Insourcing to competent officials, not wage cuts, is cure for state’s ills
Bureaucrats have been reduced to managers of tenders and contracts
One of the most controversial measures in the 2020 budget was the proposed dramatic cut in the public wage bill. Aside from the politics involved, and the macroeconomics — both of which are likely to be counterproductive — this is a bad idea because of the way the SA state works.
The bureaucracy simply doesn’t do enough of its own work as it is. The Public Affairs Research Institute (Pari) found in 2014 that “one of the largest tasks, arguably the single largest function” of most government departments had become the procurement and management of outsourced functions.
The government relies heavily on consultants and service providers for everything from drawing up routine plans and policy documents to hospital laundry services. Most bureaucrats in the institutions of state have been reduced to managers of tenders and contracts.
This isn’t because government employees can’t be bothered to do their jobs. Greater use of outsourcing has been the explicit policy of the SA state since the mid-1990s, driven by international trends and a desire to break the incestuous relationship between the apartheid state and monopolistic capital. The reforms of the 1990s were aimed at diverting government business to black-owned small and medium enterprises, and subsequent reforms were aimed at increasing the probity of what soon became an enormously expanded government procurement system.
As I was told when I was young, ambitious, and looking to join the public service: all the interesting work goes to consultants anyway, so why become a public servant?
When the private sector covers all the functions hitherto performed by the bureaucracy, albeit at a higher price, where does that leave the government? It leaves it largely not doing the work of the government. It pays other people a premium to do it instead: in 2012/2013 procurement consumed 42% (R372.9bn) of national, provincial and local government expenditure (excluding state-owned enterprises). It had grown by 10% annually over the previous four years.
This reduces many government employees to contract managers. For a bureaucrat, managing an important consulting contract is often difficult, risky and thankless. Difficult because to do it properly you have to be nearly as skilled and knowledgeable as the consultant, to make sure they’re doing a good job. And you have to constantly keep profit-conscious providers from cutting corners.
It’s risky because you’re responsible for the administration of what might be a large amount of public money, and you’re liable for non-delivery and any potential malfeasance in the contract administration, in a way that wouldn’t be the same if you were just doing the work yourself.
And it is thankless because despite demanding the skills and intellect to closely manage the process you don’t get to do the work yourself — for someone who went into government because they’re interested in policy, or implementation, this can be incredibly frustrating. As I was told when I was young, ambitious, and looking to join the public service: all the interesting work goes to consultants anyway, so why become a public servant?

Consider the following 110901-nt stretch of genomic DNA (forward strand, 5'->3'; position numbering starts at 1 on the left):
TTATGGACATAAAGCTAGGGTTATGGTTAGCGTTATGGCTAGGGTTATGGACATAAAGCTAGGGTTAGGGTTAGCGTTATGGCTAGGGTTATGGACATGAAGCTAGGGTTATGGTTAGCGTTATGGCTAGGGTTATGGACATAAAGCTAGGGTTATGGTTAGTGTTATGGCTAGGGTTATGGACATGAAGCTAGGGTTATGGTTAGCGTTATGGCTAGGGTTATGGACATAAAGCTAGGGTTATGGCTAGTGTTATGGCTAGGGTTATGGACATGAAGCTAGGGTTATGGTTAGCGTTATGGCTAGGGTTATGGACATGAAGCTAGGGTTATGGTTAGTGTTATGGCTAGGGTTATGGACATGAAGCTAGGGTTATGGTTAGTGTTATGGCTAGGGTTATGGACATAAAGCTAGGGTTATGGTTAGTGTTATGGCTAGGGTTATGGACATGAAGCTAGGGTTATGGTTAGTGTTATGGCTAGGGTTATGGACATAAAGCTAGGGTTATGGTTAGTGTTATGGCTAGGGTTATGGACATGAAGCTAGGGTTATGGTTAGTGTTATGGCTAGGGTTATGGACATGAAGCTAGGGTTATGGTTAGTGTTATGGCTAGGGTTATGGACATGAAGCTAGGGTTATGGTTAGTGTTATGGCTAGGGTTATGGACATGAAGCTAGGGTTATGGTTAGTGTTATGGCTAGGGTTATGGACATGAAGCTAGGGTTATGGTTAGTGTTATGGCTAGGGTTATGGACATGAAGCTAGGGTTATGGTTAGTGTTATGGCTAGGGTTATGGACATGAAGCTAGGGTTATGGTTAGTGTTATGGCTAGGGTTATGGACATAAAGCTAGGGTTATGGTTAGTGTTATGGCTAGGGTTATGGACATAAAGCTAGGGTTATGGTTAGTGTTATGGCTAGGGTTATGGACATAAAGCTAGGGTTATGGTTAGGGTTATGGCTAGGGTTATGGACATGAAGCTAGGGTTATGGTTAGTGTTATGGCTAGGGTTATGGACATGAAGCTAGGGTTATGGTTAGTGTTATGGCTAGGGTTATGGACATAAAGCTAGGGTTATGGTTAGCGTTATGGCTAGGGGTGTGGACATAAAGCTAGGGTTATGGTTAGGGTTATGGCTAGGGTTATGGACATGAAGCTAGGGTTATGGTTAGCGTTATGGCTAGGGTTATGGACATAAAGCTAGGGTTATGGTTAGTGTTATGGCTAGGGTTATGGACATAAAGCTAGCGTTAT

This creates a situation in which skills, commitment and passion — all essential components of a good bureaucracy — are drained out of the public service and into the consultancies, where they are sold back to the government at a higher price. The higher prices these skills command — and the dependency of many consultancies, large and small, on government work — make securing government contracts imperative for many of these firms. It is therefore no surprise that so many of the largest public sector consultancies have been implicated in state capture.
In the half-century of apartheid the imperatives of the state were supporting a small set of monopolistic companies and their owners, and maintaining the living standards of working-class Afrikaners. The postapartheid state’s vision has been clear, but it has also had an explicit mission of channelling state resources into the private sector, on (at best) misguided principles of efficiency and equity.
Corruption is therefore a procedural, not a substantive, aberration. This is the great contradiction of the anticorruption agenda. The taps of public money can’t be turned off — even when the state could conceivably spend the money better internally.
If the finance minister really wanted to save money while pursuing growth and development, public sector wages is the last place he should be cutting. He should lead a campaign to insource all the functions of the state that used to be core to its business — from writing policy documents to fixing potholes — and aggressively hire good people to do the work.
This might increase the public wage bill but would nonetheless save the government money. And it would start the long, slow, but essential work of rebuilding state capacity.
• Harber, a political economist, is a researcher at the Gauteng City-Region Observatory. He writes in his personal capacity.
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